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How do I Choose the Best Quit-Smoking Plan?

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  • Written By: L. Burgoon
  • Edited By: R. Halprin
  • Last Modified Date: 06 November 2016
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Smoking can be an extremely difficult habit to break, and success often hinges on choosing the best quitting plan. The proper quit-smoking plan may depend on the individual’s willpower and personality as well as the level of addiction to nicotine. Picking the best quit-smoking plan involves assessing smoking habits, deciding what level of withdrawal symptoms are acceptable, and setting timed goals to break the habit permanently. These factors will help determine which smoking cessation plan is best. Regardless of the method used, it is important to obtain support and resources to remain committed to the plan to stop smoking.

There are many approaches to smoking cessation. Some people choose to go “cold turkey,” i.e., immediately quit. Others prefer a more gradual decline to ease their way into quitting and will slowly decrease the number of cigarettes smoked. Some smokers employ nicotine substitutes, such as patches, gum, lozenges and nasal sprays. There also are prescription pills available to wean people from cigarettes.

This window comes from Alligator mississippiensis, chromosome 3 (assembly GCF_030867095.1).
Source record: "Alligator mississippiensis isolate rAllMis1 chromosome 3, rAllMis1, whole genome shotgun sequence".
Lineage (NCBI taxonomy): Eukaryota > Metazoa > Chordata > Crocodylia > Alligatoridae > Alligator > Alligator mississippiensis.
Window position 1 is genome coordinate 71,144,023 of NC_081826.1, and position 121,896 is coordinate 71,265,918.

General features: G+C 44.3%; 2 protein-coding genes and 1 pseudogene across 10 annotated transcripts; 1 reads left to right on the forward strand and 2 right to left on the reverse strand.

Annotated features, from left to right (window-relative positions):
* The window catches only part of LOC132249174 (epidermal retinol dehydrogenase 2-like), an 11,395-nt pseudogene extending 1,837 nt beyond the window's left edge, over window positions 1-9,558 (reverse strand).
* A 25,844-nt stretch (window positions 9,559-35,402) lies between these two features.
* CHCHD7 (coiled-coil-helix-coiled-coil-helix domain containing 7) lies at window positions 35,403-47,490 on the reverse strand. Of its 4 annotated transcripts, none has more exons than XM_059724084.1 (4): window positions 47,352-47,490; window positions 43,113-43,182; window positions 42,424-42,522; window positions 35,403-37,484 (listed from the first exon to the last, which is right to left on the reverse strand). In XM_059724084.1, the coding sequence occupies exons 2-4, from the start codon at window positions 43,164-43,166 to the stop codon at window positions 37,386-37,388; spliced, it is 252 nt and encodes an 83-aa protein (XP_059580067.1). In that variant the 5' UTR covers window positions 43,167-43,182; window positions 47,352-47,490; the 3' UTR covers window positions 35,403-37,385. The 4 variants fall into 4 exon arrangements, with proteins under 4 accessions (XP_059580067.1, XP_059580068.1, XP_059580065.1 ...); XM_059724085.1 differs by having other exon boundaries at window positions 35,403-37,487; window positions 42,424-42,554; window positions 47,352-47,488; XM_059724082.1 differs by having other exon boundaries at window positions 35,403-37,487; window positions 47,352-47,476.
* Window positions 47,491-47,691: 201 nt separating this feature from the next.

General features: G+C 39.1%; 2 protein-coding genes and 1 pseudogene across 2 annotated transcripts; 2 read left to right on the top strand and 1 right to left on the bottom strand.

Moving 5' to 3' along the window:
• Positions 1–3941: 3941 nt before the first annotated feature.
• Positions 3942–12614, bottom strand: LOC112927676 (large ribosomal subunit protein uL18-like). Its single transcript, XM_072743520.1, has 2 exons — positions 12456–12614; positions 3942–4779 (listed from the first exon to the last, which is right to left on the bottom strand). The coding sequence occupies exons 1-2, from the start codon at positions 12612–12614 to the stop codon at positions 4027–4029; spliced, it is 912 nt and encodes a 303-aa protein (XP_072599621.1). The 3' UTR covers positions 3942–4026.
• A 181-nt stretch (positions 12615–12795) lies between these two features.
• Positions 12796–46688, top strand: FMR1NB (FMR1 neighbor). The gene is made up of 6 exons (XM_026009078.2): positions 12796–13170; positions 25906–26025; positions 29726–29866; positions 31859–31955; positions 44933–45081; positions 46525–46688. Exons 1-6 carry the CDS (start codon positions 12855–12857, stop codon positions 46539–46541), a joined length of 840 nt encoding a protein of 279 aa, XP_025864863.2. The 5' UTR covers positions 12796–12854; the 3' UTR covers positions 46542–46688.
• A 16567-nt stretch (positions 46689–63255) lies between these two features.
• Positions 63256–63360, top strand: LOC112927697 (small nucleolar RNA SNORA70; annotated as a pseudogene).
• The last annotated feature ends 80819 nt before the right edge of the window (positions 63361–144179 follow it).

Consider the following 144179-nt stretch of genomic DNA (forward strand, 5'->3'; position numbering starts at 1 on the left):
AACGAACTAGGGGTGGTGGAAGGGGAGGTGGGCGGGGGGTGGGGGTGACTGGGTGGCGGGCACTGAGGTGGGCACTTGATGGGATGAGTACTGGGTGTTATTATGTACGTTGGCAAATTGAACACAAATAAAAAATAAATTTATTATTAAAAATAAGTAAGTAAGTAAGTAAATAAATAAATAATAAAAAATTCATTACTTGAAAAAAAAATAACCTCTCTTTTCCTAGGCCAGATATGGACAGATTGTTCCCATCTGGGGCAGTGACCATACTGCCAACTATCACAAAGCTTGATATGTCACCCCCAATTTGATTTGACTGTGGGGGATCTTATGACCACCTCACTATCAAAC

When deciding which method is best, it is helpful to assess your smoking habits. Those with specific triggers to cigarette use — for instance, when drinking alcohol or after a stressful episode at work — may find that quitting hinges on avoiding those activities. For them, a cold turkey plan could work.

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Others with a long-term cigarette habit are likely are much more addicted to nicotine. These people probably will find the cold turkey method intolerable because of withdrawal symptoms. For them, a more gradual decline in cigarette use could work better. They also may prefer to use a nicotine substitute product in conjunction with decreasing the number of cigarettes smoked per day. Some may need the prescription medicine designed to ease smokers’ addictions.

The best quit-smoking plan also takes ability to tolerate withdrawal symptoms into account. Nicotine addicts who suddenly quit usually experience headaches, mood swings, and anxiety. Some people are willing to tolerate these side effects in the name of quitting, while others will be more likely to return to cigarette use when faced with these symptoms. Smokers should decide what level of withdrawal they are willing to endure and pick a full-stop or gradual quit-smoking plan accordingly.

A timed goal for breaking the cigarette habit also can help identify the best stop smoking plan. An immediate goal may call for the cold turkey approach. A longer time frame could accommodate progressively decreasing the amount of cigarettes smoked. For a goal somewhere in the middle, nicotine substitutes could be the best plan.

Research shows that people who successfully stop smoking received support in their efforts. Choosing the best quit-smoking plan is important, but it is equally vital to find emotional assistance. Consider accessing a government-sponsored counseling program or smoking cessation private support group. A number of nonproft organizations also provide counseling, advice, and literature to help back up smoking cessation efforts.

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